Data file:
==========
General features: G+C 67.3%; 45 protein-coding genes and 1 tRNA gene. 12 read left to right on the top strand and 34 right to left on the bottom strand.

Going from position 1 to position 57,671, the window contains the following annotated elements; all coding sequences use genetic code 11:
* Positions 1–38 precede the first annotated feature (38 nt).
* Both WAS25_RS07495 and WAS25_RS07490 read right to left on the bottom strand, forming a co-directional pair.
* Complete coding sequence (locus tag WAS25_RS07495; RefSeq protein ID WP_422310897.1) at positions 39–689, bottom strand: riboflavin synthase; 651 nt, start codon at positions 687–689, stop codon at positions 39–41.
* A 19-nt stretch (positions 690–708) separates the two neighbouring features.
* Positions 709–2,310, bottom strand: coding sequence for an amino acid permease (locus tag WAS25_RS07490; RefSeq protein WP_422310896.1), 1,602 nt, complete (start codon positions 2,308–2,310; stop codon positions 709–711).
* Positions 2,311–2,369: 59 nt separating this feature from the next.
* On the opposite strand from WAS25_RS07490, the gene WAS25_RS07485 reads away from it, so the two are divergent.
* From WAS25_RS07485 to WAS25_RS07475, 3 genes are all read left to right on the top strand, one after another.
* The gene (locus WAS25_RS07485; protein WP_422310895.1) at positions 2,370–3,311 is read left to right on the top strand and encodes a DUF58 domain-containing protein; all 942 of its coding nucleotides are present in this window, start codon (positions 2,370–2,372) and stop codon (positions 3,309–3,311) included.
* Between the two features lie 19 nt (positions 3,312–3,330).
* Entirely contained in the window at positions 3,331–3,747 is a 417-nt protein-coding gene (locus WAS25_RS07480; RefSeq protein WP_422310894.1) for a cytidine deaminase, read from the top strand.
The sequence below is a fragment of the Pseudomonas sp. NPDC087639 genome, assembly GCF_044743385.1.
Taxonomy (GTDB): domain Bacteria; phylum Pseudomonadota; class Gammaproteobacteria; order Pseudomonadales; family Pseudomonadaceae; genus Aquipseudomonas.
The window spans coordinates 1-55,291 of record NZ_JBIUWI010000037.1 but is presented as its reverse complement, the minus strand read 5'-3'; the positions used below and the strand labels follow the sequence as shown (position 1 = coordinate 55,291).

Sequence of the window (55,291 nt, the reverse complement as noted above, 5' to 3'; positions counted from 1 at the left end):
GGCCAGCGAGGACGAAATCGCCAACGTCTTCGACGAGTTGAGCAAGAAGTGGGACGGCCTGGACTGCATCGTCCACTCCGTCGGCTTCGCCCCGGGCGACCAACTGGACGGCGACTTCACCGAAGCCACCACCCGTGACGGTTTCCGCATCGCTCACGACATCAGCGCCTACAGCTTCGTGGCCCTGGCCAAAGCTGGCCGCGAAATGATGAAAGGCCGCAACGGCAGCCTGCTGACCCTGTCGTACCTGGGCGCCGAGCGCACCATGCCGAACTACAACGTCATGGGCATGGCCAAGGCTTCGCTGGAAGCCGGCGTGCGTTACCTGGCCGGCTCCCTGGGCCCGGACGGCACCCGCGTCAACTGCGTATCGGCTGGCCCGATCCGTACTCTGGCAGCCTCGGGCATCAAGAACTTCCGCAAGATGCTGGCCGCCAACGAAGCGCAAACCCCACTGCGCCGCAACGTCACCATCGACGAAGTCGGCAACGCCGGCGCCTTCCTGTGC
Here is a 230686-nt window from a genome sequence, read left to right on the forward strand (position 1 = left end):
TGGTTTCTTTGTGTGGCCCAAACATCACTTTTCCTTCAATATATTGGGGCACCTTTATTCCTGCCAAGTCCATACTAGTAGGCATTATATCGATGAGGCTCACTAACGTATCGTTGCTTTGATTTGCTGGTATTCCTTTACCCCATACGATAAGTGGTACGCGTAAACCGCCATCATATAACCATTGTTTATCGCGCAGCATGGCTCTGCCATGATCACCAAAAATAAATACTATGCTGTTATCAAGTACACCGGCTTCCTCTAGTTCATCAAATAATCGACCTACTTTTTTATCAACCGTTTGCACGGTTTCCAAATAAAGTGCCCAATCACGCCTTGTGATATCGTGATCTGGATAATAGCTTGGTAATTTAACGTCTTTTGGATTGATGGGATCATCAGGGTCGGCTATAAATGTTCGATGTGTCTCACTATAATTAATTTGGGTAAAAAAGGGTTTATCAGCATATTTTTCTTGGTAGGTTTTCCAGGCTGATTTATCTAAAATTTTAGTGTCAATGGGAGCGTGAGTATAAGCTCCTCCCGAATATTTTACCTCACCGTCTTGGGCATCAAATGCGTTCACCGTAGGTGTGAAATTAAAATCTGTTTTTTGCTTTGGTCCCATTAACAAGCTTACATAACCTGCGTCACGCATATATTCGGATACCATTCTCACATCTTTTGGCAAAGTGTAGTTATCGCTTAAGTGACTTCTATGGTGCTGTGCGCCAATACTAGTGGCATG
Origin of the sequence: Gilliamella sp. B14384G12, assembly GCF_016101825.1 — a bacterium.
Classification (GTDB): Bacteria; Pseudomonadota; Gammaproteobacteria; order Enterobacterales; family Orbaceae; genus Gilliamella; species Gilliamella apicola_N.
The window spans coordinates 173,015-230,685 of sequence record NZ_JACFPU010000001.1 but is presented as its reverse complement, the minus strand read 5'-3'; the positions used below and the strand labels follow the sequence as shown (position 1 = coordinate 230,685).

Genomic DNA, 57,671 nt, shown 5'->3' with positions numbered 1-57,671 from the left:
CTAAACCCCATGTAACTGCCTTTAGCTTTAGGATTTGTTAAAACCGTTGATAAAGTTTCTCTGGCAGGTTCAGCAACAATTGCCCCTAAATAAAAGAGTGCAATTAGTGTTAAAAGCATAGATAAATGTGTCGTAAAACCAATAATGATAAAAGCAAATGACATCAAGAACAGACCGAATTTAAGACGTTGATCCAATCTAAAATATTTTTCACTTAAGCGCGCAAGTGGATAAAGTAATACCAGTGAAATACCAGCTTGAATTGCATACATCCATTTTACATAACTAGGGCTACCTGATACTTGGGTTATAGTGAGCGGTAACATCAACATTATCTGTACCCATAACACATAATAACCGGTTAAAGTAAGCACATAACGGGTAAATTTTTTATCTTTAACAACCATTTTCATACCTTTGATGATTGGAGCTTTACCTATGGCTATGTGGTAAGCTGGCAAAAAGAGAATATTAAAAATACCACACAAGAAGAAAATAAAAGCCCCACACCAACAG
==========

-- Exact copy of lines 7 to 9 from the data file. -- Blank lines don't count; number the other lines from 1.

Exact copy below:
* Positions 709–2,310, bottom strand: coding sequence for an amino acid permease (locus tag WAS25_RS07490; RefSeq protein WP_422310896.1), 1,602 nt, complete (start codon positions 2,308–2,310; stop codon positions 709–711).
* Positions 2,311–2,369: 59 nt separating this feature from the next.
* On the opposite strand from WAS25_RS07490, the gene WAS25_RS07485 reads away from it, so the two are divergent.